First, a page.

Joshua Nkomo

From Academic Kids


Early Life

Joshua Nkomo (1918 (date uncertain) – July 1, 1999) was a Zimbabwean nationalist leader, a Ndebele, and the leader and founder of the Zimbabwe African Peoples Union (ZAPU).

He was born to black missionary teachers in Matabeleland and educated in South Africa, where he met Nelson Mandela and other regional nationalist leaders at Fort Hare University.

After returning to Bulawayo in 1948, he became a trade unionist for black railway workers.


Nkomo founded the National Democratic Party (NDP), and in 1960, the year British prime minister Harold MacMillan spoke of the "wind of change" blowing through Africa, Robert Mugabe joined him.

The NDP was banned by Ian Smith's white minority government, and it was subsequently replaced by the Zimbabwe African Peoples Union (ZAPU), also founded by Nkomo and Mugabe, in 1962, itself immediately banned. ZAPU split along ethnic grounds a year after its formation, with Robert Mugabe breaking away with the Shona majority, forming, with Ndabaningi Sithole and Herbert Chitepo, the Zimbabwe African National Union, leaving ZAPU as a mostly Ndebele organisation.

A majority rule government of Zimbabwe Rhodesia led by Abel Muzorewa was formed in 1979 between Ian Smith and Ndabaningi Sithole's ZANU, which by now had also split from Robert Mugabe's more military ZANU faction. However, the civil war waged by Nkomo and Mugabe continued unabated, and Britain and the USA did not lift sanctions on the country. Britain persuaded all parties to come to Lancaster House in September 1979 to work out a constitution and the basis for fresh elections. Mugabe and Nkomo shared a delegation, called the Patriotic Front (PF), at the negotiations chaired by Lord Carrington. Elections were held in 1980, and to most observers' surprise Nkomo's ZAPU lost in a landslide to Mugabe's ZANU. Nkomo was offered the ceremonial post of President, but declined. He was appointed to the cabinet, but in 1982 was accused of plotting a coup. Mugabe unleashed the notorious Fifth Brigade upon Nkomo's Matabeleland homeland, in an operation termed Gukurahundi.

After the Gukurahundi, in 1987 Nkomo was reconciled with Mugabe and two parties merged into Zanu-PF, leaving Zimbabwe as effectively a one-party state, and leading some Ndebeles to accuse Nkomo of selling out. In a powerless post, and with his health failing, his influence declined.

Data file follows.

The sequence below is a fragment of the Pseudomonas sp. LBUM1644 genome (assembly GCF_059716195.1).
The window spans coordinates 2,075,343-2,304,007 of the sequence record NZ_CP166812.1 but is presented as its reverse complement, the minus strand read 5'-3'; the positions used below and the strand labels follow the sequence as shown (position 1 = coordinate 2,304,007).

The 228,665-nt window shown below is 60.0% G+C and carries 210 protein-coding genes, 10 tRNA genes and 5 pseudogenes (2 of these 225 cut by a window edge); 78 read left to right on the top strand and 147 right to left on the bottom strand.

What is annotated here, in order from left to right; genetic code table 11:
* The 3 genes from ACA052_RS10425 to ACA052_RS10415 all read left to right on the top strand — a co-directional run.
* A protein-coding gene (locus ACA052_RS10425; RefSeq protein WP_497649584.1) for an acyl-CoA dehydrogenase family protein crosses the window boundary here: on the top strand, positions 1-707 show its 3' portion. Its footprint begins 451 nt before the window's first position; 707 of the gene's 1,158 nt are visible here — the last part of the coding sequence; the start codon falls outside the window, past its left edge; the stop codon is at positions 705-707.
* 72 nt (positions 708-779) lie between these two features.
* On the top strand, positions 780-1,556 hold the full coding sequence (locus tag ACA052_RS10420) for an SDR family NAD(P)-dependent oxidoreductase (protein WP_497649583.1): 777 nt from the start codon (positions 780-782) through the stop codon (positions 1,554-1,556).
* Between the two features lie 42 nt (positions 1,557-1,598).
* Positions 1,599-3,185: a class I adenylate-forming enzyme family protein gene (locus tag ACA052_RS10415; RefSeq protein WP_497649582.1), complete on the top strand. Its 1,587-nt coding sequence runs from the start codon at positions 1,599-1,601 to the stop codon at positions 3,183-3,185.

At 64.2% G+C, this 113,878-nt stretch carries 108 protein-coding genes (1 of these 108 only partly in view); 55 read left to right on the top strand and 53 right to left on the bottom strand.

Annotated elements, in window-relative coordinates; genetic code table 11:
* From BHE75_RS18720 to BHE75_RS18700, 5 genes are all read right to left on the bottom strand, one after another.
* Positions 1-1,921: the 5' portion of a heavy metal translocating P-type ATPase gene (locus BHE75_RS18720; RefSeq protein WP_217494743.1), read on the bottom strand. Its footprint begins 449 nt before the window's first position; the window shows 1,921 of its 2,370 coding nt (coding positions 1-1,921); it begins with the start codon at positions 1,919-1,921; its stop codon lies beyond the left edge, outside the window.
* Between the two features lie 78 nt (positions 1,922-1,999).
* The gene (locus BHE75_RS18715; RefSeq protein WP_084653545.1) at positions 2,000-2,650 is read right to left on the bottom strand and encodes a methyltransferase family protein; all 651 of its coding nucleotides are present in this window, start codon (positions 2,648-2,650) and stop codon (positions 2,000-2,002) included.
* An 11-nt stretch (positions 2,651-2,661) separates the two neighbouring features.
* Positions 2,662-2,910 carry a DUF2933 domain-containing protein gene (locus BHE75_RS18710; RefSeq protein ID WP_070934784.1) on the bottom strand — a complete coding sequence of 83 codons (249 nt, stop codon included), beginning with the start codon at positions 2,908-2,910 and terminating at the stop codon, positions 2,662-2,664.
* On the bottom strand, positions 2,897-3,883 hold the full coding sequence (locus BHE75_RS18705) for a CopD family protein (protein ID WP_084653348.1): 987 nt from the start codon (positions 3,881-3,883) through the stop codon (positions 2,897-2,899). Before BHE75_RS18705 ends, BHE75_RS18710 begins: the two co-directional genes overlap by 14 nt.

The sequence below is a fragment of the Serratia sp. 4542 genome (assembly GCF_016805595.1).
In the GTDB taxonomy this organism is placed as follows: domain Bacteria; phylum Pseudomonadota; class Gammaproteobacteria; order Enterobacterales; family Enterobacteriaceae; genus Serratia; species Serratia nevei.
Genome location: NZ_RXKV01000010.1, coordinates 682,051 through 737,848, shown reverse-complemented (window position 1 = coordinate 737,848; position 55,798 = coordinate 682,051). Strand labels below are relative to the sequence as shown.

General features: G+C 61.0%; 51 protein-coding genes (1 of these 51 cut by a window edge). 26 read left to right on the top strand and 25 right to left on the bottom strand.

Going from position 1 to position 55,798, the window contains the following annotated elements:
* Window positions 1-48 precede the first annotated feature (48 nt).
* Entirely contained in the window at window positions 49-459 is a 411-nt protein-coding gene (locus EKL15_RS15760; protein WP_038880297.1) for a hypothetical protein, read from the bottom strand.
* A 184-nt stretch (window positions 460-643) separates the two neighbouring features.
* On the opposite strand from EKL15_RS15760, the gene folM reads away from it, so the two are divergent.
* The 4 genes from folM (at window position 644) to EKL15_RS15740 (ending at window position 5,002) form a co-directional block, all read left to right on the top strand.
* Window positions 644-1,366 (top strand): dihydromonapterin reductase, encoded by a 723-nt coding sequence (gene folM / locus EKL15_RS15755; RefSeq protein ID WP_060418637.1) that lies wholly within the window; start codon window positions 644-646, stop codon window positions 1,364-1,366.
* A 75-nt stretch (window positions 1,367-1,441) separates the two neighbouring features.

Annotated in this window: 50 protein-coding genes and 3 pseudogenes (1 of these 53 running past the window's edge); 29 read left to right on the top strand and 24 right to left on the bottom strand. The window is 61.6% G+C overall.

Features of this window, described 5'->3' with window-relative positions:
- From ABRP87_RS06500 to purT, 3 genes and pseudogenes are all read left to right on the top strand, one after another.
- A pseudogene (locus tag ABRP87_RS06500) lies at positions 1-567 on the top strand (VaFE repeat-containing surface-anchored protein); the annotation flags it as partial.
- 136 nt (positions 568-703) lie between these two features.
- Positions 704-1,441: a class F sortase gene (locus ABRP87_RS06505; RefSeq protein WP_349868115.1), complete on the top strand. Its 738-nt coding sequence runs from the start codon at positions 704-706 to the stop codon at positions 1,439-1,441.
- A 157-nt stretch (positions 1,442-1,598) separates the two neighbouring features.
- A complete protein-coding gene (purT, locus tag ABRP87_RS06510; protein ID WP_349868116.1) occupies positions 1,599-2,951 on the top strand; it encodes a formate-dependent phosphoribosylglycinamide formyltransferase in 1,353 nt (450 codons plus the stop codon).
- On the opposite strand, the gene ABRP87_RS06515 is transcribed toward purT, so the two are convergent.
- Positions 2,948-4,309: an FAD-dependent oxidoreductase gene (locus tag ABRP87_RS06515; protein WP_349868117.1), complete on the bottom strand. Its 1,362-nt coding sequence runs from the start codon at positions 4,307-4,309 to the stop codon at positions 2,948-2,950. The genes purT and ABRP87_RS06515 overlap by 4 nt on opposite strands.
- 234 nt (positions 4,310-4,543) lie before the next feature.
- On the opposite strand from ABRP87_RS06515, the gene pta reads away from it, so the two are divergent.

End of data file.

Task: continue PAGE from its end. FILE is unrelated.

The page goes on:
It has to be said that it was Nkomo's ZAPU forces that committed two ultimate acts of terrorism, that in this day in age would cause huge outcry and international trials. His troops shot down two Air Rhodesia Vickers Viscount civilian passenger planes with surface-to-air missiles. The first, on September 3, 1978, killed 38 out of 56 in the crash, with a further ten survivors executed by Nkomo's ground troops. The eight remaining survivors managed to elude the guerrillas and walked 20km into Kariba (where the flight had originated; it was headed for Salisbury), some with serious injuries, where they were picked up by local police and debriefed by the Rhodesian army. The second shootdown, on February 12, 1979, killed all 59 on board. Still no one has been brought to trial or charged for these crimes. In a televised interview not long after the first shootdown, Nkomo laughed and joked about the incident while claiming ZAPU had indeed been responsible.

Nkomo was detained by Smith's government in 1964, with fellow revolutionaries Mugabe and Sithole, until 1974, when they were released due to pressure from South African president B.J. Vorster. Following Nkomo's release, he went to Zambia to fight for Zimbabwean independence, which continued by means of his own personal guerrilla army even after independence had been achieved. It was only after the ZAPU merger with Mugabe's ZANU in 1987 that he felt guerilla tactics were no longer necessary.

After merging with ZANU in the late 80s, Nkomo's militaristic bent was subdued, and he became a more-or-less respectable member of the Zimbabwean government. Indeed, former South African president Nelson Mandela eulogised Nkomo at his funeral in July 1999.

Joshua Nkomo died of old age and obesity in 1999, at the age of 81.

External Links

nl:Joshua Nkomo


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